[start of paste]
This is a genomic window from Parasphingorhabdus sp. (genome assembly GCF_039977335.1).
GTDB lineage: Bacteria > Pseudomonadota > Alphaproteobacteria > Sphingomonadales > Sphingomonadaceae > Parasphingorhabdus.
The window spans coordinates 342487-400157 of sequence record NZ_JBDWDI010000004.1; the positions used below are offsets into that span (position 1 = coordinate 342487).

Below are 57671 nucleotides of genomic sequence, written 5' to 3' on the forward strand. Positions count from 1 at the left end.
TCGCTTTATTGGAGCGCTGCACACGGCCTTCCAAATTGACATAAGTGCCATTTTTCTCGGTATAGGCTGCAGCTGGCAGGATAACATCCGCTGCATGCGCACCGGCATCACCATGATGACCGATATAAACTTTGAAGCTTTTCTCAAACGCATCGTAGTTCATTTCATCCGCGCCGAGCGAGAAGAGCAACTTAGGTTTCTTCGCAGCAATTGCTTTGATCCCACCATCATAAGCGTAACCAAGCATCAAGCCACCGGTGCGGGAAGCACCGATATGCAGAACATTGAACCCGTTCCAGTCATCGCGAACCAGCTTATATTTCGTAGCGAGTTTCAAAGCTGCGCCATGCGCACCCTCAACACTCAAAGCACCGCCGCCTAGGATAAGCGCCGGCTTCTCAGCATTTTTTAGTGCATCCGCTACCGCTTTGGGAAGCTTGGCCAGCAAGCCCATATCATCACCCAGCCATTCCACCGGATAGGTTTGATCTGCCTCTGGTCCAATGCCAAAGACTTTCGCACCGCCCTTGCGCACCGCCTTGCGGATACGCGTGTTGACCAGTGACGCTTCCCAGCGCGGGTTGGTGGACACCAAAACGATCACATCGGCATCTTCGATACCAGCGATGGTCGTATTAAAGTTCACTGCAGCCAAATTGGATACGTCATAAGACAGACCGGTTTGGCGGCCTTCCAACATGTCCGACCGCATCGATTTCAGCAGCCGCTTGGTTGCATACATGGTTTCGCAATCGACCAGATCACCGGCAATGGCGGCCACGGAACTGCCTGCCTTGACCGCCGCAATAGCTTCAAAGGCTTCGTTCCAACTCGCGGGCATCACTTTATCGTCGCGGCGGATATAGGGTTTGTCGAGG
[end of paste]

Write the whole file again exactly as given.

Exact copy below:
This is a genomic window from Parasphingorhabdus sp. (genome assembly GCF_039977335.1).
GTDB lineage: Bacteria > Pseudomonadota > Alphaproteobacteria > Sphingomonadales > Sphingomonadaceae > Parasphingorhabdus.
The window spans coordinates 342487-400157 of sequence record NZ_JBDWDI010000004.1; the positions used below are offsets into that span (position 1 = coordinate 342487).

Below are 57671 nucleotides of genomic sequence, written 5' to 3' on the forward strand. Positions count from 1 at the left end.
TCGCTTTATTGGAGCGCTGCACACGGCCTTCCAAATTGACATAAGTGCCATTTTTCTCGGTATAGGCTGCAGCTGGCAGGATAACATCCGCTGCATGCGCACCGGCATCACCATGATGACCGATATAAACTTTGAAGCTTTTCTCAAACGCATCGTAGTTCATTTCATCCGCGCCGAGCGAGAAGAGCAACTTAGGTTTCTTCGCAGCAATTGCTTTGATCCCACCATCATAAGCGTAACCAAGCATCAAGCCACCGGTGCGGGAAGCACCGATATGCAGAACATTGAACCCGTTCCAGTCATCGCGAACCAGCTTATATTTCGTAGCGAGTTTCAAAGCTGCGCCATGCGCACCCTCAACACTCAAAGCACCGCCGCCTAGGATAAGCGCCGGCTTCTCAGCATTTTTTAGTGCATCCGCTACCGCTTTGGGAAGCTTGGCCAGCAAGCCCATATCATCACCCAGCCATTCCACCGGATAGGTTTGATCTGCCTCTGGTCCAATGCCAAAGACTTTCGCACCGCCCTTGCGCACCGCCTTGCGGATACGCGTGTTGACCAGTGACGCTTCCCAGCGCGGGTTGGTGGACACCAAAACGATCACATCGGCATCTTCGATACCAGCGATGGTCGTATTAAAGTTCACTGCAGCCAAATTGGATACGTCATAAGACAGACCGGTTTGGCGGCCTTCCAACATGTCCGACCGCATCGATTTCAGCAGCCGCTTGGTTGCATACATGGTTTCGCAATCGACCAGATCACCGGCAATGGCGGCCACGGAACTGCCTGCCTTGACCGCCGCAATAGCTTCAAAGGCTTCGTTCCAACTCGCGGGCATCACTTTATCGTCGCGGCGGATATAGGGTTTGTCGAGG